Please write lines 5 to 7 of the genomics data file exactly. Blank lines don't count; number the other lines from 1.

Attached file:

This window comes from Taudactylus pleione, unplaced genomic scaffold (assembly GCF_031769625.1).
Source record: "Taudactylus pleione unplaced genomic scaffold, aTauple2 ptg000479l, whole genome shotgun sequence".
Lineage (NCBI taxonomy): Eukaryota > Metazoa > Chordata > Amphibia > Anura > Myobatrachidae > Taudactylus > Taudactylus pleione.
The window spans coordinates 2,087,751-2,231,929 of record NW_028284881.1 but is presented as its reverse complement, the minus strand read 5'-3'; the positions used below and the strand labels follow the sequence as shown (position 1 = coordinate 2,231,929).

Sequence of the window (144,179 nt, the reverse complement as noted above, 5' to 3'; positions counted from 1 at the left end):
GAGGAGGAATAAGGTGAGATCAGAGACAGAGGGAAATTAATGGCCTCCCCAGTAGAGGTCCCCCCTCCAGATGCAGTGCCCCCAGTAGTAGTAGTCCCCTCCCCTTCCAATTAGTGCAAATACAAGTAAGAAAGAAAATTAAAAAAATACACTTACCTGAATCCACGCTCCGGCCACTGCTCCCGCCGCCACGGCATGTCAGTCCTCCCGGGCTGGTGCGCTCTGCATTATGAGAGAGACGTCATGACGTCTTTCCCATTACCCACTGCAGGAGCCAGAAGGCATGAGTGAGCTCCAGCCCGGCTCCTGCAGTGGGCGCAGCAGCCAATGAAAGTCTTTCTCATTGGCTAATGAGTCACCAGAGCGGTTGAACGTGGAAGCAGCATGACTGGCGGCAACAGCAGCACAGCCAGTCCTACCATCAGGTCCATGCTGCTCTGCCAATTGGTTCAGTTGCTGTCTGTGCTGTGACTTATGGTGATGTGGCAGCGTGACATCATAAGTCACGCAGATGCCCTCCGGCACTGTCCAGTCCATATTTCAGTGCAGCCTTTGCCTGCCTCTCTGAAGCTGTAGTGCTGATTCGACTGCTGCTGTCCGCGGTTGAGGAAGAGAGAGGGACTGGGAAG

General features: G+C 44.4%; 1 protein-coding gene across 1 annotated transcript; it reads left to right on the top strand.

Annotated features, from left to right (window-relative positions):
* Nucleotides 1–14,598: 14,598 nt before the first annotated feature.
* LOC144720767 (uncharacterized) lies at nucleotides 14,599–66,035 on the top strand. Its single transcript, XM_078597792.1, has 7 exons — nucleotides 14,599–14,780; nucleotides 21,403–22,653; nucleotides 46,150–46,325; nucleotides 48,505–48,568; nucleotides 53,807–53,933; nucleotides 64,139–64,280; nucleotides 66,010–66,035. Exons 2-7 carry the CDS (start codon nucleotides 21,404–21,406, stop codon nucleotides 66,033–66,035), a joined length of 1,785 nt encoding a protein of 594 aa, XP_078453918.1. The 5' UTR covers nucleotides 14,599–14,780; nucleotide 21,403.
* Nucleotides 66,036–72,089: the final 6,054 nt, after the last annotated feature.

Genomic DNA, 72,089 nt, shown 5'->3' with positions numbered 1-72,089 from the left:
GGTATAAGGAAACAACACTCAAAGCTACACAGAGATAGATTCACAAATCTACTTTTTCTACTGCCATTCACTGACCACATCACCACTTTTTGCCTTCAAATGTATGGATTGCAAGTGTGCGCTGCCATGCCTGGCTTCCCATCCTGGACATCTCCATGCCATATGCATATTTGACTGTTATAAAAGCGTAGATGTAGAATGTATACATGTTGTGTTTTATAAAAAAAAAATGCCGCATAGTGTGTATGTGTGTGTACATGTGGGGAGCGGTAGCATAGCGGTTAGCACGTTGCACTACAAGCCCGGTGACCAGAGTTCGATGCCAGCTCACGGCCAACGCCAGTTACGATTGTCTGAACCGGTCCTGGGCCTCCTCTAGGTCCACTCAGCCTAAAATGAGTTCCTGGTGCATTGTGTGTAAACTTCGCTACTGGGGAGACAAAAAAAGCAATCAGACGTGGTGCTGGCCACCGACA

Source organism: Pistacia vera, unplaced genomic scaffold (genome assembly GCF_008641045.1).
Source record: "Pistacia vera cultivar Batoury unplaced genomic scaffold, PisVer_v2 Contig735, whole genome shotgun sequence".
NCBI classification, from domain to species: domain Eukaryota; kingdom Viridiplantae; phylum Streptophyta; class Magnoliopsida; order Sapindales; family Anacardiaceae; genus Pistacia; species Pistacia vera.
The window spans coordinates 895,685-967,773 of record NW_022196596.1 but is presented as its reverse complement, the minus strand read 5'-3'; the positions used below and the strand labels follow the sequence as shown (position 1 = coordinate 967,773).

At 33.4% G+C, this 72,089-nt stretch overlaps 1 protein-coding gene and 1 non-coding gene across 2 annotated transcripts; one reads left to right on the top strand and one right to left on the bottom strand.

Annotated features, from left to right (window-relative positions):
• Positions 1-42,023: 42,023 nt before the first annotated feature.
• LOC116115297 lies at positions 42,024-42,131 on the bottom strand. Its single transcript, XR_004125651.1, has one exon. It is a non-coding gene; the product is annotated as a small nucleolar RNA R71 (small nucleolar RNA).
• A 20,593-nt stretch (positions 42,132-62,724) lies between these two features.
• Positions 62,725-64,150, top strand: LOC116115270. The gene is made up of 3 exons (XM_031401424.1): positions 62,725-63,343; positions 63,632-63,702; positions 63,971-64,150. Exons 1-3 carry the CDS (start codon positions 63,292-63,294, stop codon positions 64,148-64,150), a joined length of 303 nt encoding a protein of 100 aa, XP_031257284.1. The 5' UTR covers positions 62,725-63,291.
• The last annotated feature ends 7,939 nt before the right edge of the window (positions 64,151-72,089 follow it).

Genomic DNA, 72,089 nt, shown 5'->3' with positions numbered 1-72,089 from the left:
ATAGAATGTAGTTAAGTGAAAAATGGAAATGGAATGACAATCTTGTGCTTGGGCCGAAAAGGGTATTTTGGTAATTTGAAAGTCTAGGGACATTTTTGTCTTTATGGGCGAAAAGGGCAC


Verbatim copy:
Sequence of the window (144,179 nt, the reverse complement as noted above, 5' to 3'; positions counted from 1 at the left end):
GAGGAGGAATAAGGTGAGATCAGAGACAGAGGGAAATTAATGGCCTCCCCAGTAGAGGTCCCCCCTCCAGATGCAGTGCCCCCAGTAGTAGTAGTCCCCTCCCCTTCCAATTAGTGCAAATACAAGTAAGAAAGAAAATTAAAAAAATACACTTACCTGAATCCACGCTCCGGCCACTGCTCCCGCCGCCACGGCATGTCAGTCCTCCCGGGCTGGTGCGCTCTGCATTATGAGAGAGACGTCATGACGTCTTTCCCATTACCCACTGCAGGAGCCAGAAGGCATGAGTGAGCTCCAGCCCGGCTCCTGCAGTGGGCGCAGCAGCCAATGAAAGTCTTTCTCATTGGCTAATGAGTCACCAGAGCGGTTGAACGTGGAAGCAGCATGACTGGCGGCAACAGCAGCACAGCCAGTCCTACCATCAGGTCCATGCTGCTCTGCCAATTGGTTCAGTTGCTGTCTGTGCTGTGACTTATGGTGATGTGGCAGCGTGACATCATAAGTCACGCAGATGCCCTCCGGCACTGTCCAGTCCATATTTCAGTGCAGCCTTTGCCTGCCTCTCTGAAGCTGTAGTGCTGATTCGACTGCTGCTGTCCGCGGTTGAGGAAGAGAGAGGGACTGGGAAG

General features: G+C 44.4%; 1 protein-coding gene across 1 annotated transcript; it reads left to right on the top strand.